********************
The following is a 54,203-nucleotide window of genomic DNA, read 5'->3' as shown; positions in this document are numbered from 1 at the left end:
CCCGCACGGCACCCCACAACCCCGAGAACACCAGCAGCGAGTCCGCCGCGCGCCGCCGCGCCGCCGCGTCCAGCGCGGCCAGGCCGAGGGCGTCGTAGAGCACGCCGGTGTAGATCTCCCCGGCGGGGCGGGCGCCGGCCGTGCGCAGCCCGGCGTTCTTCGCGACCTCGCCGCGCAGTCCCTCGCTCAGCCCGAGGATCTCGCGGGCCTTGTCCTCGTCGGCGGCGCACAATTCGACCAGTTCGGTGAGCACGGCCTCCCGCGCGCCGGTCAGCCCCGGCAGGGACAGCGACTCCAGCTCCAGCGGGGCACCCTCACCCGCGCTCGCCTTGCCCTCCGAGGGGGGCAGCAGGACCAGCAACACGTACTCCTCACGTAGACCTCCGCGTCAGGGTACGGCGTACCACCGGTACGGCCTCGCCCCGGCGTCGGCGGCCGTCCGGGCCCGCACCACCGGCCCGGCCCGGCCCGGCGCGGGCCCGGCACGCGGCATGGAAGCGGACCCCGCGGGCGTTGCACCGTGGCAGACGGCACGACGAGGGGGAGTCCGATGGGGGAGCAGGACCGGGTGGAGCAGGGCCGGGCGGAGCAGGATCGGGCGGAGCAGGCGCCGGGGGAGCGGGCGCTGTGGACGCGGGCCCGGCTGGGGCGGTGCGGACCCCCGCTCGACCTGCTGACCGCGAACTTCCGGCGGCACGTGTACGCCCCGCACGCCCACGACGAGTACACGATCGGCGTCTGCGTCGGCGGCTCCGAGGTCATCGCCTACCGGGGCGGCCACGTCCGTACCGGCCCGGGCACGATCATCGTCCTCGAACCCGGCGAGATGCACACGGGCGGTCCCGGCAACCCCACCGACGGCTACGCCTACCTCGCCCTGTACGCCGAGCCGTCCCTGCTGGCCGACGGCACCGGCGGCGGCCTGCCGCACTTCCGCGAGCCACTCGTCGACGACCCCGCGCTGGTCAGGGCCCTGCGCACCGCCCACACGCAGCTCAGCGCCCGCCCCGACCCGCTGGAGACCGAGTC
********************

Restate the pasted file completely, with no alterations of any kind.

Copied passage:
The following is a 54,203-nucleotide window of genomic DNA, read 5'->3' as shown; positions in this document are numbered from 1 at the left end:
CCCGCACGGCACCCCACAACCCCGAGAACACCAGCAGCGAGTCCGCCGCGCGCCGCCGCGCCGCCGCGTCCAGCGCGGCCAGGCCGAGGGCGTCGTAGAGCACGCCGGTGTAGATCTCCCCGGCGGGGCGGGCGCCGGCCGTGCGCAGCCCGGCGTTCTTCGCGACCTCGCCGCGCAGTCCCTCGCTCAGCCCGAGGATCTCGCGGGCCTTGTCCTCGTCGGCGGCGCACAATTCGACCAGTTCGGTGAGCACGGCCTCCCGCGCGCCGGTCAGCCCCGGCAGGGACAGCGACTCCAGCTCCAGCGGGGCACCCTCACCCGCGCTCGCCTTGCCCTCCGAGGGGGGCAGCAGGACCAGCAACACGTACTCCTCACGTAGACCTCCGCGTCAGGGTACGGCGTACCACCGGTACGGCCTCGCCCCGGCGTCGGCGGCCGTCCGGGCCCGCACCACCGGCCCGGCCCGGCCCGGCGCGGGCCCGGCACGCGGCATGGAAGCGGACCCCGCGGGCGTTGCACCGTGGCAGACGGCACGACGAGGGGGAGTCCGATGGGGGAGCAGGACCGGGTGGAGCAGGGCCGGGCGGAGCAGGATCGGGCGGAGCAGGCGCCGGGGGAGCGGGCGCTGTGGACGCGGGCCCGGCTGGGGCGGTGCGGACCCCCGCTCGACCTGCTGACCGCGAACTTCCGGCGGCACGTGTACGCCCCGCACGCCCACGACGAGTACACGATCGGCGTCTGCGTCGGCGGCTCCGAGGTCATCGCCTACCGGGGCGGCCACGTCCGTACCGGCCCGGGCACGATCATCGTCCTCGAACCCGGCGAGATGCACACGGGCGGTCCCGGCAACCCCACCGACGGCTACGCCTACCTCGCCCTGTACGCCGAGCCGTCCCTGCTGGCCGACGGCACCGGCGGCGGCCTGCCGCACTTCCGCGAGCCACTCGTCGACGACCCCGCGCTGGTCAGGGCCCTGCGCACCGCCCACACGCAGCTCAGCGCCCGCCCCGACCCGCTGGAGACCGAGTC